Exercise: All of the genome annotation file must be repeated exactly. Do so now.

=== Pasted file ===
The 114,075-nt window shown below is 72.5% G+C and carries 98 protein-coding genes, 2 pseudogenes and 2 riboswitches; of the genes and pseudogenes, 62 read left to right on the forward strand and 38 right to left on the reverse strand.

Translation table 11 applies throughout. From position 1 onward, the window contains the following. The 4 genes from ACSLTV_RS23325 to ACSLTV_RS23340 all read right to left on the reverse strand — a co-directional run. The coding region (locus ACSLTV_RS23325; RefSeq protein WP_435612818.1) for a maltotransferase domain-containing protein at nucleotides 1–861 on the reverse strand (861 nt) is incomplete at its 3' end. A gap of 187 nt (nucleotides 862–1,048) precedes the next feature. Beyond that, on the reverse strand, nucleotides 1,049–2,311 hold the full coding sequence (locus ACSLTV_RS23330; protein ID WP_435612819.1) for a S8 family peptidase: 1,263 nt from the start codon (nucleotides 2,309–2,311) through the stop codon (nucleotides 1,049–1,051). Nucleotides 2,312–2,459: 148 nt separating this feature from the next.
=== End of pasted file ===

The 114,075-nt window shown below is 72.5% G+C and carries 98 protein-coding genes, 2 pseudogenes and 2 riboswitches; of the genes and pseudogenes, 62 read left to right on the forward strand and 38 right to left on the reverse strand.

Translation table 11 applies throughout. From position 1 onward, the window contains the following. The 4 genes from ACSLTV_RS23325 to ACSLTV_RS23340 all read right to left on the reverse strand — a co-directional run. The coding region (locus ACSLTV_RS23325; RefSeq protein WP_435612818.1) for a maltotransferase domain-containing protein at nucleotides 1–861 on the reverse strand (861 nt) is incomplete at its 3' end. A gap of 187 nt (nucleotides 862–1,048) precedes the next feature. Beyond that, on the reverse strand, nucleotides 1,049–2,311 hold the full coding sequence (locus ACSLTV_RS23330; protein ID WP_435612819.1) for a S8 family peptidase: 1,263 nt from the start codon (nucleotides 2,309–2,311) through the stop codon (nucleotides 1,049–1,051). Nucleotides 2,312–2,459: 148 nt separating this feature from the next.